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The Man in the Iron Mask [Blu-ray] 
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A sensational cast led by Leonardo DiCaprio, Oscar-Winner Jeremy Irons, John Malkovich, Gérard Depardieu and Gabriel Byrne shines in this lavish, action-packed and “wonderful movie (with) great performances”(Access Hollywood od ). It is a time of great splendour...and even greater despair. When the selfish excesses of France’s self-serving King Louis XIV (DiCaprio) go too far and his people are threatened with starvation, retired Musketeers Athos (Malkovich), Porthos (Depardieu) and Aramis (Irons) vow to free a mysterious, masked prisoner who may be France’s only hope for survival. Only one question remains: will their old comrade, the legendary d’Artagnan (Byrne), help them – or destroy them?
Footnotes in film books are likely to reduce this swashbuckling adventure down to a simple description: it was the first movie to star Leonardo DiCaprio after the phenomenal success of Titanic. As such, The Man in the Iron Mask automatically attracted a box-office stampede of Leo's young female fans, but critical reaction was deservedly mixed. Having earned his directorial debut after writing the Oscar-winning script for Mel Gibson's Braveheart, Randall Wallace wrote and directed this ambitious version of the often-filmed classic novel by Alexandre Dumas. DiCaprio plays dual roles as the despotic King Louis XIV, who rules France with an iron fist, and the king's twin brother, Philippe, who languishes in prison under an iron mask, his identity concealed to prevent an overthrow of Louis' throne. But Louis' abuse of power ultimately enrages Athos (John Malkovich), one of the original Four Musketeers, who recruits his former partners (Gabriel Byrne, Gérard Depardieu, and Jeremy Irons) in a plot to liberate Philippe and install him as the king's identical replacement. Once this plot is set in motion and the Musketeers are each given moments in the spotlight, the film kicks into gear and offers plenty of entertainment in the grand style of vintage swashbucklers. But it's also sidetracked by excessive length and disposable subplots, and for all his post-Titanic star power, the boyish DiCaprio just isn't yet "man" enough to be fully convincing in his title role. Still, this is an entertaining film, no less enjoyable for falling short of the greatness to which it aspired. --Jeff Shannon --This text refers to the DVD edition.
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Top Customer Reviews
The comment above on the plot and acting that I've just referred to is not entirely accurate. D'Artagnan is told about the plot by Aramis and the other two backing him, and d'Artagnan will not take part in it. He has his own very important reasons for protecting the King even though that King is such a jerk. However, there are matters about the Man in the Iron Mask which d'Artagnan does not know. It is Aramis who has been in on the secret for many years through being in a certain place at a certain time.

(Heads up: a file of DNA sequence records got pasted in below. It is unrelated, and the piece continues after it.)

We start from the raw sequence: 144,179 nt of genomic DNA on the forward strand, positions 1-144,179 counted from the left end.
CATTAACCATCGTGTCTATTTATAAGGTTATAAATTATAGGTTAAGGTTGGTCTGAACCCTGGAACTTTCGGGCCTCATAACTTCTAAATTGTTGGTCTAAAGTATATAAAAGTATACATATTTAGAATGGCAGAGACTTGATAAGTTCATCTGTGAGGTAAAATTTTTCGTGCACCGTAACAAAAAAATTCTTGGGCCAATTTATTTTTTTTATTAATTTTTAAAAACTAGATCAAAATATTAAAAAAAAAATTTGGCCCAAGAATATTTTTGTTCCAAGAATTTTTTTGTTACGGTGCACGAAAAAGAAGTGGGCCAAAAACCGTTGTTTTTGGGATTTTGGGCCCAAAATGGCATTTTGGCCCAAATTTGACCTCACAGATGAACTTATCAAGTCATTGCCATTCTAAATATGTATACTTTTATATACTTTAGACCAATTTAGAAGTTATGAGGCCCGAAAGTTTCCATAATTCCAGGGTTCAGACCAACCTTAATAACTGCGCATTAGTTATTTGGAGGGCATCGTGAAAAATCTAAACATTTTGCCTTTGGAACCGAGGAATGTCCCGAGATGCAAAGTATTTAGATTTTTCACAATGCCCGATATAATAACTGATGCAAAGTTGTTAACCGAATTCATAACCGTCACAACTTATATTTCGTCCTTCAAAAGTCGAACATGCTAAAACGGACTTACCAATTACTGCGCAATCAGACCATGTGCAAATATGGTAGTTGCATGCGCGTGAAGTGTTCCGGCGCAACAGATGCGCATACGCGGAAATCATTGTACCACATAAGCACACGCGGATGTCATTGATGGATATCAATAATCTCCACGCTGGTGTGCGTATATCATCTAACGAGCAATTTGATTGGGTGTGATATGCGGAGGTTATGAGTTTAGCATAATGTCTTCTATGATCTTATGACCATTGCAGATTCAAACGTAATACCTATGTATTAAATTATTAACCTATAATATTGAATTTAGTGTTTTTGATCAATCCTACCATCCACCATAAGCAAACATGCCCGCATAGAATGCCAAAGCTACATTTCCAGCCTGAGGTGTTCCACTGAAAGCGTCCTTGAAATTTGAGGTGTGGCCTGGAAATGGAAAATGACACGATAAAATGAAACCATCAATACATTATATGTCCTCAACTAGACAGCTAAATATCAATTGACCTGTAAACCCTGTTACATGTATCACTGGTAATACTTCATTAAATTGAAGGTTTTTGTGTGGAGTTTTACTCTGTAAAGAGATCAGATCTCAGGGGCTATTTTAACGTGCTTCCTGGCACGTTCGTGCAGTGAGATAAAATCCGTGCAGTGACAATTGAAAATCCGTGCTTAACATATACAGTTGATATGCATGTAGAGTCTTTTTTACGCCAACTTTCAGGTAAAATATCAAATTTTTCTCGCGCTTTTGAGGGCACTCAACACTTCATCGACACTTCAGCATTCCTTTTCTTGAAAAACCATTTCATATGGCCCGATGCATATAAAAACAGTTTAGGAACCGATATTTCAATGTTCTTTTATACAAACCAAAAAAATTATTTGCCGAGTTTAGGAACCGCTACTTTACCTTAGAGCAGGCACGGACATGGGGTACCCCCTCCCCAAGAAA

This movie doesn't follow the original book in all respects, only in some. But for me it is a much more exciting version even than the book. I've no doubt Dumas could never have used the most important variation, but that was then, and the movie has been made now.
The film uses melodrama, but this is entirely in keeping with the genre, and without it the impact and moral imperative of the story would definitely be weaker. This is much more than costumes swashing their buckles or buckling their swashes (?): this is heart-wrenching tragedy, high drama, pathos and comedy.
I was on the edge of my seat gripped with fear when it seemed as though heroism would die forever. I wept buckets when D'Artagnan sacrifices himself for his son. My heart leapt with joy again when heroism is resurrected.
If you want to see real politics, turn on the news. If you want to watch real fighting, hang out in the city centre. If you want to be inspired to live to your highest truth, watch The Man in the Iron Mask.
If you like this film you will also like films like the Three Muskateers and Count of Monte Cristo all along the same line of film and all very enjoyable
I returned to the film 15 years later after watching the 2011 atrocity of The Three Musketeers. In retrospect [and the benefit of seeing a lot more films since] the film has its flaws. First, I'm no longer sure who the hero is supposed to be, is it D'Artagnan, Aramis or Philippe?, which left the film feeling a little confused. Second point is the script, with Randall Wallace doing his normal 'Pearl Harbour' job with the dialogue. Dicaprio's performance was fair, but we all know now how good he can be.
If you like Braveheart or The Eagle, this is an enjoyable movie. Thankfully DVD's and Blu-Rays are harder wearing!
Most Recent Customer Reviews
I love historic films and this one is one of the finest. And the cast is fantastic!!Published 14 days ago by Cristin Salion